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#251 Ben Franklin and George Washington: The Founding Partnership
June 13th, 2022 | E251

What I learned from reading Franklin & Washington: The Founding Partnership by Edward Larson.


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[0:59] Both men have been called The First American but they were friends first and never rivals.

[1:32] Leadership at this level is a rare quality and well-worth study.

[1:53] The Autobiography of Benjamin Franklin by Benjamin Franklin. (Founders #62) and  Benjamin Franklin: An American Life by Walter Isaacson. (Founders #115)

[3:53] He was bookish and inquisitive. Franklin quickly displayed a seemingly inexhaustible capability for hard work and was self-taught by reading.

[5:36] Franklin was convinced that acts mattered more than beliefs.

[6:06] Franklin advised fellow tradesmen. The way to wealth depends chiefly on two words: Industry and Frugality. Waste neither time nor money. Make the best use of both.

[7:06] The years roll around and the last one will come. When it does I would rather have it said he lived usefully than he died rich.

[8:25] He found electricity a curiosity and left it a science.

[8:50] When Franklin proposed the ideal prayer it was for “Wisdom that discovers my truest interests.”

[9:26] George Washington was a vigorous and active man, an early riser about his business all day. And by no means intellectually idle, he accumulated a library of 800 books. —Heroes: From Alexander the Great and Julius Caesar to Churchill and de Gaulle by Paul Johnson. (Founders #226)

[10:08] His (Washington) strategy was clear, intelligent, absolutely consistent, and maintained with an iron will from start to finish.

[16:09] The pictures that we primarily know them as: Washington on the $1 bill and Franklin on the $100 bill — Washington was 64 years old in that picture and Franklin was almost 80 — that is not what they look like at this point. Washington is an extremely young man (21 or 22 years old) and Franklin (48 years old) still has almost 40 years left of life.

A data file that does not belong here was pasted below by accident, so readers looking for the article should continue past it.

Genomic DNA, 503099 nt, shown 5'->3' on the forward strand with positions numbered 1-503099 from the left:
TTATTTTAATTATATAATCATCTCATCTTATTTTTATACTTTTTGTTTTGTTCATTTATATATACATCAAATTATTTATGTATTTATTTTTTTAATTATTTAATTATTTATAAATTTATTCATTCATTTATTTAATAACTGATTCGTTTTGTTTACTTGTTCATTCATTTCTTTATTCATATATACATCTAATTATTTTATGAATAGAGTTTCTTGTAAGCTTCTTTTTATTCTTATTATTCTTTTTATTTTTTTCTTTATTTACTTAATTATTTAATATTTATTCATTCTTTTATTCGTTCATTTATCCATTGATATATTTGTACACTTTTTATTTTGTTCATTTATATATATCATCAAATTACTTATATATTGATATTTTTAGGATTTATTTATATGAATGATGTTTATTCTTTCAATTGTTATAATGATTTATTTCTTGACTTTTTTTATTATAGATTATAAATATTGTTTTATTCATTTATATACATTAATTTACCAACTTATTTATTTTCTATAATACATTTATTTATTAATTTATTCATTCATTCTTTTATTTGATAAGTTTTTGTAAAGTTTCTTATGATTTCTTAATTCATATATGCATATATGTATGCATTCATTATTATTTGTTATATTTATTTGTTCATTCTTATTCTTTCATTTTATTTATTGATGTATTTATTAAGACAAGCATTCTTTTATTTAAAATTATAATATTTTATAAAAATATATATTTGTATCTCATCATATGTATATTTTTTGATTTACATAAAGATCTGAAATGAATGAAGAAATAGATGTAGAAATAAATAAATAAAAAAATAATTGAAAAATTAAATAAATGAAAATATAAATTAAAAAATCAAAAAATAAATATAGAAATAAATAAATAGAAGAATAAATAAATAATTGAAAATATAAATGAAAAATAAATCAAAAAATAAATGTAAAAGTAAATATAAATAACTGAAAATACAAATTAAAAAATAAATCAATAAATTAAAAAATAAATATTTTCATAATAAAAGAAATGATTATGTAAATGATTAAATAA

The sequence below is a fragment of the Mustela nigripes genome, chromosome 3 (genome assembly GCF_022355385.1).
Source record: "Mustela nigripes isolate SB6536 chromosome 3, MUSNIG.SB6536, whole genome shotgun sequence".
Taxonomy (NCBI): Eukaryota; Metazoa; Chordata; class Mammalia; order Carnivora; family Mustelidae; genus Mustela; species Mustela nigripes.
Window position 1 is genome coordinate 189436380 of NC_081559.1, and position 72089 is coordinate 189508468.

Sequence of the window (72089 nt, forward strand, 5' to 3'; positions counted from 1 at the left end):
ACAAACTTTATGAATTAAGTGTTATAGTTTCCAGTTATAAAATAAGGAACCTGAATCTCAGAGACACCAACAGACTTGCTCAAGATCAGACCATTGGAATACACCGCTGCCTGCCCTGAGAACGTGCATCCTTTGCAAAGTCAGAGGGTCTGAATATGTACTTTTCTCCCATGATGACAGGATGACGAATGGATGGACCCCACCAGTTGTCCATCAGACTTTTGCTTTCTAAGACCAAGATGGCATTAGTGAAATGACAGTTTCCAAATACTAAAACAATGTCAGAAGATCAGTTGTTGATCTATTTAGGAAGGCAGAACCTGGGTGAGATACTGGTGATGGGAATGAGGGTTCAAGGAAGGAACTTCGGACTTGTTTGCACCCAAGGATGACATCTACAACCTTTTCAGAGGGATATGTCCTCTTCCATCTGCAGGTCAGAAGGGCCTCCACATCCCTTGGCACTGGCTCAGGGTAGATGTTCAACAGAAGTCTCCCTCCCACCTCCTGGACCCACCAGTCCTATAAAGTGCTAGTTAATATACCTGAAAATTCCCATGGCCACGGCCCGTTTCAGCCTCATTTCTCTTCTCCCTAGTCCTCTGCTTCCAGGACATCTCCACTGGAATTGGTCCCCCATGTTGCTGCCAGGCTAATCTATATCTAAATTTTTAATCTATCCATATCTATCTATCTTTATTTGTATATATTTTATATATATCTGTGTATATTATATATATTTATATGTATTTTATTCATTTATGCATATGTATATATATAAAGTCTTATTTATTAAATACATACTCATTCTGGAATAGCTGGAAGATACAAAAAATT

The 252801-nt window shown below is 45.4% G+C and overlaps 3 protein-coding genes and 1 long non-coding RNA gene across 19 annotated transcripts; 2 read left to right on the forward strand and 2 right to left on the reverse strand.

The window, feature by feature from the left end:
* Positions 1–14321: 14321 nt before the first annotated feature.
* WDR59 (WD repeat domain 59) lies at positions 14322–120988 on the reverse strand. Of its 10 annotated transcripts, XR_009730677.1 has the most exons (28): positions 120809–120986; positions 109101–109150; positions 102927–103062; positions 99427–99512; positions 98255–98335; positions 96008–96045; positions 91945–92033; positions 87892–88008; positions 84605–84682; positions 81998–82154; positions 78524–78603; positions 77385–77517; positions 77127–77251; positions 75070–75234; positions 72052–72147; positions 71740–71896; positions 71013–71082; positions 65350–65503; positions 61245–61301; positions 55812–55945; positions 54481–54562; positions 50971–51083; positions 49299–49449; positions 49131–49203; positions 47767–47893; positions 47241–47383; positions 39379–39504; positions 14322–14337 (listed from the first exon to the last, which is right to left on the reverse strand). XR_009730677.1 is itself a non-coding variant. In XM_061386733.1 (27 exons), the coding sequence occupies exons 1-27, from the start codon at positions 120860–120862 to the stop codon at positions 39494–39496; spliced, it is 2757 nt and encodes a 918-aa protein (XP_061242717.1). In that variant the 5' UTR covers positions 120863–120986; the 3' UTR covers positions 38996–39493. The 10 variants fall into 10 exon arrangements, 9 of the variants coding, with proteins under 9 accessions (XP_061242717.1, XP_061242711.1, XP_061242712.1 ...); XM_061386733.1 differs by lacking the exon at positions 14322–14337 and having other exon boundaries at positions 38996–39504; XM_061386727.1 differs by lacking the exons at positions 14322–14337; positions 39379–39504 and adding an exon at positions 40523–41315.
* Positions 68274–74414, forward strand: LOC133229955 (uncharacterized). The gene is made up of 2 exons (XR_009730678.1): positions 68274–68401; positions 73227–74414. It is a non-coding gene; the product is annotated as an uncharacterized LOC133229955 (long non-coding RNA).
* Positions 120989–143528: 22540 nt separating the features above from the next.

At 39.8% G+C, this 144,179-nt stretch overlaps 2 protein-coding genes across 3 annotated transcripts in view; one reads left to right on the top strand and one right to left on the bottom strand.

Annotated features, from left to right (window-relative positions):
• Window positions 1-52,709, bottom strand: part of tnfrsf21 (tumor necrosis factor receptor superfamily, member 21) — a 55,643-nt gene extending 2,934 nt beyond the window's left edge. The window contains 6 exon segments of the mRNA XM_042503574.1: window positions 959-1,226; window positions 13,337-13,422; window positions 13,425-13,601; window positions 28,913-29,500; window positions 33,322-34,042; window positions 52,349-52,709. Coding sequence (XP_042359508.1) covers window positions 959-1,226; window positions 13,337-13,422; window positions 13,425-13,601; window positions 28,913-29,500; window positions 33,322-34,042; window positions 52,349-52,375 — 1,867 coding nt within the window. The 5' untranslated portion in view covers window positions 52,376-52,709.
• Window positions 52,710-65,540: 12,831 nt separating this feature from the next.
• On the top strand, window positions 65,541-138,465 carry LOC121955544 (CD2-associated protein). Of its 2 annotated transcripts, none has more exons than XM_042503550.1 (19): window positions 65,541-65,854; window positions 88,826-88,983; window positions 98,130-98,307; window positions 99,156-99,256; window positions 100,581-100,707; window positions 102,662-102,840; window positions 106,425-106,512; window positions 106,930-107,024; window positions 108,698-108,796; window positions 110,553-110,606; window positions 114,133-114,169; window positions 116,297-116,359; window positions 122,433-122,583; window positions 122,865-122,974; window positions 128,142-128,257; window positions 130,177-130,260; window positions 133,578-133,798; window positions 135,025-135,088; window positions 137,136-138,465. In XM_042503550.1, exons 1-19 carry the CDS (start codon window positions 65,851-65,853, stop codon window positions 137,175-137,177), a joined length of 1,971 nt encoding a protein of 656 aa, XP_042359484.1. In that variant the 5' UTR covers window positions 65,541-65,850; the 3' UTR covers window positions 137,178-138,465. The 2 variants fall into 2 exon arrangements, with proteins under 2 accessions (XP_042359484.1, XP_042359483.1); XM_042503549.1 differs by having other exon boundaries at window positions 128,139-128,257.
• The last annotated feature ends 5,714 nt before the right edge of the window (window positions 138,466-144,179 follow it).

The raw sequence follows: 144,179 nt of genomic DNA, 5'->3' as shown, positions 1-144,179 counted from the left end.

[18:44] Blood Meridian by Cormac McCarthy

[21:09] Think about this. Franklin is almost 50. He's already a successful entrepreneur, successful scientist, successful writer and now he focuses his talent on the most important project of his life. Something he will be working on in one form or another for the next 34 years —until he dies.

[24:28] Never underestimate your opponent. It’s all downside and no upside.

[26:39] You have to figure out what your own aptitudes are. If you play games where other people have the aptitudes and you don't, you're going to lose. And that's as close to certain as any prediction that you can make. You have to figure out where you've got an edge. And you've got to play within your own circle of competence. —Charlie Munger

[27:58] Washington remained remarkably calm under fire.

[28:23] This is a great description of how lopsided this was: You might as well send a cow in pursuit of a rabbit. The Indians were accustomed to these woods.

[29:20] This is going to be  the most decorated military leader in early American history and so far everything we've seen from his early career is just one failure after another.

[32:00] Where Washington's regimen was chronically undermanned, Franklin’s was oversubscribed. They had precisely the same job—to secure the frontier.

[32:30] There's a lesson that both Franklin and Washington learned during this part that is going to eventually ripple throughout history: A final shared lesson carried weight. Despite the war's ultimate outcome, the British were beatable in New World combat. "This gave us Americans the first suspicion that our exalted Ideas of the Prowess of British soldiers was not well founded.” So it's like you have this reputation because you're this gigantic superpower, this world empire —and yet what we're seeing on the battlefield was like, oh, wait a minute —they're beatable.

[36:55] Understanding what people believe is pivotal to understanding why they do what they do.

[37:36] Washington’s view of the American Revolution: "Essentially, he saw the conflict as a struggle for power in which the colonists, if victorious, destroyed British pretensions of superiority and won control over half of a continent."

[40:17] We have taken up arms in defense of our Liberty, our property, our wives, and our children. We are determined to preserve them or die.

[43:02] Washington used the winter to reassess and revise his army structure and strategy because both were faulty.

[47:08] By soldiering on for one more year Washington's army, destitute and half naked, turned the world upside down. Imagine if they had quit before this point!

[51:50] When I look at this building, my dear sister, and compare it with that in which our good parents educated us, the difference strikes me with wonder. (A lot can change in one lifetime)

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